Kitrin Jeffrey reads to her son by the light of a headlamp during the power outage.
[This week every single person I met had a compelling engaging story to tell.
I don’t pretend that this is the definitive “I survived Arthur” story. It is just one person’s story.
But part of what we do as a paper is chronicle the events of our time – knowing I can’t even start to write down all the stories, I wanted to record at least one.
Thank you Kitrin for sharing.]
Kitrin Jeffrey and her four-year old son were four days without power after post-tropical storm Arthur swept through the region.
Longer than most, not as long as some.
But long enough she says.
“Monday and Tuesday, those were the worst days because it seemed everybody was getting back to normal except for us,” she told the Courier on Thursday, July 10, a day after her life got back to normal. “It felt like we were forgotten about.”
Once she got cellphone service back she was able to see that Digby had power, then Acaciaville and even parts of Bear River, where she lives.
“Even the post office and Cherry Brook got power about 2 o’clock (Tuesday) and I was just waiting,” she said. “Surely to goodness any minute now we are going to get power. And it never happened.”
At some point Tuesday night, her attitude changed.
“I stopped calling the outage line,” she said. “I know the number of by heart. But I was just resigned that the crews weren’t going to work all night and so my power wouldn’t come on at least until Wednesday morning.”
By far the most frustrating part of the four days for Jeffrey was the lack of dependable information from Nova Scotia Power.
“I started to get a little irritated Monday because every time you called you got a new time,” she said. “First they said Sunday 6 p.m., then Sunday 11:30 p.m., then it was Monday at 11:30 p.m.,” she said. “The last few days they just kept bumping it ahead.”
Like many, Jeffrey was underestimating the storm when it first hit the area.
She only had an eighth of a tank of gas in her car Friday, July 5 and thought about running in town just to fill up but decided the storm wouldn’t be that bad.
She did think to fill the tub with water for flushing the toilet. By chance she had a case of water at home.
Saturday the power went out before 7 a.m. and came back on just after 10 a.m. At 11:30 the sun came out.
“I thought, oh is this the whole storm?” she said. “Is this just a case of everyone making a big fuss about nothing?”
With the power out again Saturday evening, she went to her parents’ house and her mother cooked spaghetti on the woodstove.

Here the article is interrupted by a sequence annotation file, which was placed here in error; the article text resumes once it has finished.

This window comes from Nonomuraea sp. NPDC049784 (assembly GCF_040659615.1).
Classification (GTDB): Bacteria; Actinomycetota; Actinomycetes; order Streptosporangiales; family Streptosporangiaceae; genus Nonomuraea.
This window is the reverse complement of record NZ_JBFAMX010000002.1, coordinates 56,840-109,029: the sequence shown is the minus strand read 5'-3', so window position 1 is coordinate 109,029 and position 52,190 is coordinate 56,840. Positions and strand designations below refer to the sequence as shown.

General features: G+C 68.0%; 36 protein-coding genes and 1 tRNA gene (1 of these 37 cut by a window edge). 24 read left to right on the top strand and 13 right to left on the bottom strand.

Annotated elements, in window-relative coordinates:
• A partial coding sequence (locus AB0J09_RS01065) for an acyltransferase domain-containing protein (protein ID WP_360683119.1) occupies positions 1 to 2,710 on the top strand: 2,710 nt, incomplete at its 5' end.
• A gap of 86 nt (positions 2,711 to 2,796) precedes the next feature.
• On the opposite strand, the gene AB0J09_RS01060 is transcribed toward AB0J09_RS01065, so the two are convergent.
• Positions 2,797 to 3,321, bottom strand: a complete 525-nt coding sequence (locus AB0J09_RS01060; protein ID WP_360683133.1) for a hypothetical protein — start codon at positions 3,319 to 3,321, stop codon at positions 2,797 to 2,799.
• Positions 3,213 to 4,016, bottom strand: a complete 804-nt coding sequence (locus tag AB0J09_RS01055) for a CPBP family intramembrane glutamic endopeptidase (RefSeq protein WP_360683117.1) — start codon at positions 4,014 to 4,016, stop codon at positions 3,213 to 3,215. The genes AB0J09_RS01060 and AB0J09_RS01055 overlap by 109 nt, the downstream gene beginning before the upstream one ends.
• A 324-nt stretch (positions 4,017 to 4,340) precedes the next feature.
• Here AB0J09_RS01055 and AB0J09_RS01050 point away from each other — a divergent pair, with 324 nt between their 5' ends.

On Sunday her mother started cleaning out the fridge and made a big roast with all the vegetables and trimmings.
Still Sunday was mentally tough.
“I’d say the wheels fell off Sunday night,” she said. “The cellphones were down and we didn’t know what was going on around us. You had to be cautious. I didn’t have enough gas in the car to risk a run to town – if the power wasn’t on, I wouldn’t have enough gas to get back. I was only using my cellphone to quickly check the outage line and turn it off again.”
By Monday morning she was out of water for the toilet but luckily her parents have a gravity-fed well and cell service had been restored.
She went in town and bought several large containers for carrying water from her parents’ house. She bathed her son at her parents’, in water heated on the woodstove.
“For my parents I think it was easier,” she said. “They didn’t have hot water when they first moved to that house and they could just go back into their old routine.
“My son too, he thought it was great fun because he did all kinds of things he usually doesn’t get to do like eat lunch at Tim Horton’s.”
Jeffrey says she was one of the lucky ones.
“In a power outage, your life is not going to be the way it always is, but you change your expectations. No, my son didn’t eat the healthiest but he also didn’t need any electronics.
“I played cards by headlamp, I taught myself to play crib again,” she said. “I dug in my bookcase and read some books I hadn’t read in a long time.
“I am lucky I know that,” she said. “When I got too annoyed or frustrated or poor me, I thought about people without family or friends close by, people on fixed incomes whose food spoilt and they have to wait until the end of the month to buy more food.”
Jeffrey thinks Nova Scotia Power needs more front line staff.
“If they had spent more time on actual line maintenance and tree cutting, we would probably have had a lot less people without power and a quicker restoration time,” she said. “I don’t fault the linesmen or the people on the phones, they were working hard but if anyone, I fault the higher ups.”
Jeffrey says people in the community were quick to help.
“I was just saying how I couldn’t find any ice and Mike Bartlett at Subway offered me all the ice I could carry,” she said. “And some guy named Kenny Handspiker messaged me on Facebook and offered to bring a generator and gas and hook us up. By that time all my food was spoiled but still it was incredible nice.”
Jeffrey was in bed Tuesday night when the power came on and it took a minute for it to sink in. When it did she was too excited to go back to sleep.
“I was tossing and turning, it was like Christmas morning,” she said. “So I got up and cleaned the bathroom, I did the laundry, I went on Facebook. I was up for three hours.”